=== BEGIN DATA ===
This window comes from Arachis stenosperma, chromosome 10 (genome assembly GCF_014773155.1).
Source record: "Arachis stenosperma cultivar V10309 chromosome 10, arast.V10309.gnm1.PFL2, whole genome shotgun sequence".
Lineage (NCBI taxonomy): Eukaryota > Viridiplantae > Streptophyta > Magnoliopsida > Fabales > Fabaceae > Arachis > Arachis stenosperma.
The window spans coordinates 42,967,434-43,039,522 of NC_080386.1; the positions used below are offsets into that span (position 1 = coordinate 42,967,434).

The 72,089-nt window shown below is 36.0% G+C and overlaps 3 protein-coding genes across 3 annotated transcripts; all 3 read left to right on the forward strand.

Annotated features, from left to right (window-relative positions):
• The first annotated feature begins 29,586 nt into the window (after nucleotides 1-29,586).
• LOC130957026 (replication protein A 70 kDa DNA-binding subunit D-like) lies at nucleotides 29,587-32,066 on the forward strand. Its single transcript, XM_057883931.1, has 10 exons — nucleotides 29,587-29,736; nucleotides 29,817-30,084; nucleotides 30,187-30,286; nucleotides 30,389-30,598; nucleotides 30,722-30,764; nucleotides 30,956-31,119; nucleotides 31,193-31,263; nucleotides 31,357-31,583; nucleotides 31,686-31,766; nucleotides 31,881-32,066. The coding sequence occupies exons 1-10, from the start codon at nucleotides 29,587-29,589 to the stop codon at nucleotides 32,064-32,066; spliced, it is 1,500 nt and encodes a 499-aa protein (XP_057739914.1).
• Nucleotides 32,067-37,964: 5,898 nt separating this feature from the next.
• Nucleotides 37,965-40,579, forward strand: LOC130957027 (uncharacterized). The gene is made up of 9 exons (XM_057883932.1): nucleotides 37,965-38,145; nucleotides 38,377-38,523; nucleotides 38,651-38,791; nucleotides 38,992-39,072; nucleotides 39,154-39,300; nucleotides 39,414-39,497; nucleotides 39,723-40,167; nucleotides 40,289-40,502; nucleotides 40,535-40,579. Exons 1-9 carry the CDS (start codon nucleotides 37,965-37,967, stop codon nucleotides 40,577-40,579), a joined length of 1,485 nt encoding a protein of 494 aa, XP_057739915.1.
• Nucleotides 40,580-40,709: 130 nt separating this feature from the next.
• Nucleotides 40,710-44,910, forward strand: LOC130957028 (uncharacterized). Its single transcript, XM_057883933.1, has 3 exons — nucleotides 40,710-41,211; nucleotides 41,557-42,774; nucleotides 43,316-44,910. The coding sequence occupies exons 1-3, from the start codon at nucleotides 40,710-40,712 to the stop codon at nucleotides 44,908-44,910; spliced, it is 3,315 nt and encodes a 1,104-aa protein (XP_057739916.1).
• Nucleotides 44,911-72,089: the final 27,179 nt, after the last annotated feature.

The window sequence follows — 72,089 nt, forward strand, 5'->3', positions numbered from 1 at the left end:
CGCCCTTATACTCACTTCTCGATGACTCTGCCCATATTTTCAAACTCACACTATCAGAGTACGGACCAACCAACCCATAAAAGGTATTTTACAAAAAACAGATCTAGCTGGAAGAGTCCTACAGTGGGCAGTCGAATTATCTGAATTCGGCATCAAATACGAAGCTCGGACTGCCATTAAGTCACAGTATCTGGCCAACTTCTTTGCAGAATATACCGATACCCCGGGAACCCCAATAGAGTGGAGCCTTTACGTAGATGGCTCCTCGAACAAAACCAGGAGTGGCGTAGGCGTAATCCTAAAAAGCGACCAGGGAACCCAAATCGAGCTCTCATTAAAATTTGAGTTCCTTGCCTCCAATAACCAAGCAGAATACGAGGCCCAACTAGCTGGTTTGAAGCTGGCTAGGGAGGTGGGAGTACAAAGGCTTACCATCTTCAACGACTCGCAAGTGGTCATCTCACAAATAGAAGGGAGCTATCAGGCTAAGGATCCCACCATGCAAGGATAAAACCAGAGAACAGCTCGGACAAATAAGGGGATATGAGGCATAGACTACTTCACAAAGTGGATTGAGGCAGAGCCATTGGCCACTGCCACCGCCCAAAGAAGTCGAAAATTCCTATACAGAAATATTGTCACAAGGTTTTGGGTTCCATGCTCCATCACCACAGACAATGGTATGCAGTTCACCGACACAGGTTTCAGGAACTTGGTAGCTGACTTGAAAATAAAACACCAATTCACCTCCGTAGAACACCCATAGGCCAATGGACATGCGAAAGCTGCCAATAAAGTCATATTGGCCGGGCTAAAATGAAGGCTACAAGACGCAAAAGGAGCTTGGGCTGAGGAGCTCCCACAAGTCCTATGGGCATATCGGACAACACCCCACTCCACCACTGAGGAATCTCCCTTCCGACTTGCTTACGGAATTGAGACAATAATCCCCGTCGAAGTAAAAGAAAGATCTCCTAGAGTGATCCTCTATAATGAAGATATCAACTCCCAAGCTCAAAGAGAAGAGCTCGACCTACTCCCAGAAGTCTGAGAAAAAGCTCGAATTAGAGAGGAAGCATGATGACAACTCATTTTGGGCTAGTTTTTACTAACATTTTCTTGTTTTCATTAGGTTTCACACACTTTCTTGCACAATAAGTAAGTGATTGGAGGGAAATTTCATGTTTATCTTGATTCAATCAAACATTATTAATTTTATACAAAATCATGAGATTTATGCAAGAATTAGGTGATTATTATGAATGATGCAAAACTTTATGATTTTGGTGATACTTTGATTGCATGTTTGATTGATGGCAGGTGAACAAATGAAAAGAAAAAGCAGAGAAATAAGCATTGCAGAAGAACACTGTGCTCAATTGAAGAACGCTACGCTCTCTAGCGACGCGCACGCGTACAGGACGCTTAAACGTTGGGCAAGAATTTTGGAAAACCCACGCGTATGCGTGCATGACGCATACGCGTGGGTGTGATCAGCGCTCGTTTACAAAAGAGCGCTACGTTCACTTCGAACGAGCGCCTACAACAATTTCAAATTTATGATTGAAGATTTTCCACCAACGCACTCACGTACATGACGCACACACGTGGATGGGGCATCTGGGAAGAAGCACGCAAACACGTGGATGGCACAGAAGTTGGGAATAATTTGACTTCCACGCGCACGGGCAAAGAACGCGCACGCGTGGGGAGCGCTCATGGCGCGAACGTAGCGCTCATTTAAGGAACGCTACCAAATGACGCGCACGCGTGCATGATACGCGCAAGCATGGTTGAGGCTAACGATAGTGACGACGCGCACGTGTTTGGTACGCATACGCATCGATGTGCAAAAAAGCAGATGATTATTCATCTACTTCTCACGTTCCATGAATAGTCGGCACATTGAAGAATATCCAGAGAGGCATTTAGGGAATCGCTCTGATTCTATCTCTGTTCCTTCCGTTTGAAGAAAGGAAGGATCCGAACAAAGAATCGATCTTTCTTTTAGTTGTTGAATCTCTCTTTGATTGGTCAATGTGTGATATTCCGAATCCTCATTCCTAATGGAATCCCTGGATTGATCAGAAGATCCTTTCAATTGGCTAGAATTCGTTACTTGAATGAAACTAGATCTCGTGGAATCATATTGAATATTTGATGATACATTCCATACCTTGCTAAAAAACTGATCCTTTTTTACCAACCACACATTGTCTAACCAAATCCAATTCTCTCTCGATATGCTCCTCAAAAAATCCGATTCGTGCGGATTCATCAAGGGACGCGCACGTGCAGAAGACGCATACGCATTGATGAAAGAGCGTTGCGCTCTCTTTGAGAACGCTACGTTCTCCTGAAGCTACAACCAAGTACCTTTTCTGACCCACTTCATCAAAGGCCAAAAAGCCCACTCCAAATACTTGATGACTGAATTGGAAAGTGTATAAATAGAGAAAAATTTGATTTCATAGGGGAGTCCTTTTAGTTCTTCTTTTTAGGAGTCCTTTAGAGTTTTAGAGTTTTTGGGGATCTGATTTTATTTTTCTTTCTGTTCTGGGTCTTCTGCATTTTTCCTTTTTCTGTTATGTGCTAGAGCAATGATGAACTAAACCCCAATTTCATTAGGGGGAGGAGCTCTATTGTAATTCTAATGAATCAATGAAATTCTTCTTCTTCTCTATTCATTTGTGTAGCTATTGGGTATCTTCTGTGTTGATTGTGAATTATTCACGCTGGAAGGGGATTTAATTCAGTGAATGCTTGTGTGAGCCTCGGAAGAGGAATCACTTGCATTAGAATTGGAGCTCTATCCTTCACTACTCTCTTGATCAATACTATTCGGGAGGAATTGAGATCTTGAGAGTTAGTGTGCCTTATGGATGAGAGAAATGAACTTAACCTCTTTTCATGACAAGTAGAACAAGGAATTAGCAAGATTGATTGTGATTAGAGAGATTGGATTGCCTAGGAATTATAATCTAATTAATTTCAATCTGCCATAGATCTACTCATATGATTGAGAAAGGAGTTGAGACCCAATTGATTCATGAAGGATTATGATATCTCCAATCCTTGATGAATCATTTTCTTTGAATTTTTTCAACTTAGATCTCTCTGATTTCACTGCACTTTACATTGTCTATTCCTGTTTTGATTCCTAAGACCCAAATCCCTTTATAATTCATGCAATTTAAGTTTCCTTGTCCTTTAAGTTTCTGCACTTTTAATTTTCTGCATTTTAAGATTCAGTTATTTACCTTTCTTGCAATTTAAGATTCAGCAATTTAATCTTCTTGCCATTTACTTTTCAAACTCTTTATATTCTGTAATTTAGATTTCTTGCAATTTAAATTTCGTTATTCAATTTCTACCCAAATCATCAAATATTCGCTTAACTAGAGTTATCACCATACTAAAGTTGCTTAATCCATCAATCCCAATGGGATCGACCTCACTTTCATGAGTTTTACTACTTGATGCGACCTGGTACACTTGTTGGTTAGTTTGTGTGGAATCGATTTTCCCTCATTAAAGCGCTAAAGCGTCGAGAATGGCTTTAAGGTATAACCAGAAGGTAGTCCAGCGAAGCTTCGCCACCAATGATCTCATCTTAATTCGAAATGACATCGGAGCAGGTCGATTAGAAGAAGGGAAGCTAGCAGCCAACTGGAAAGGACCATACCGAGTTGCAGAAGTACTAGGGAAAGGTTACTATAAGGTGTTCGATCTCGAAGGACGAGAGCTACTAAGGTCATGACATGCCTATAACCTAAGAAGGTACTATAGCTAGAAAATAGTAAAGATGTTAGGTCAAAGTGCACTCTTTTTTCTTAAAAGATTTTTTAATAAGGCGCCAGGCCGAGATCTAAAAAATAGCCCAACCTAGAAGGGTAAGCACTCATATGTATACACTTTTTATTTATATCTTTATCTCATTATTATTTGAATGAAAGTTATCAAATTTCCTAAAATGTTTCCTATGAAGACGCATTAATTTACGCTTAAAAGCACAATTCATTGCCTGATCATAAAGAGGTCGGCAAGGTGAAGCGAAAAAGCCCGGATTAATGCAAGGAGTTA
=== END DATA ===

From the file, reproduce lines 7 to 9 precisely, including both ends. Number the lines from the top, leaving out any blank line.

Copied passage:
• The first annotated feature begins 29,586 nt into the window (after nucleotides 1-29,586).
• LOC130957026 (replication protein A 70 kDa DNA-binding subunit D-like) lies at nucleotides 29,587-32,066 on the forward strand. Its single transcript, XM_057883931.1, has 10 exons — nucleotides 29,587-29,736; nucleotides 29,817-30,084; nucleotides 30,187-30,286; nucleotides 30,389-30,598; nucleotides 30,722-30,764; nucleotides 30,956-31,119; nucleotides 31,193-31,263; nucleotides 31,357-31,583; nucleotides 31,686-31,766; nucleotides 31,881-32,066. The coding sequence occupies exons 1-10, from the start codon at nucleotides 29,587-29,589 to the stop codon at nucleotides 32,064-32,066; spliced, it is 1,500 nt and encodes a 499-aa protein (XP_057739914.1).
• Nucleotides 32,067-37,964: 5,898 nt separating this feature from the next.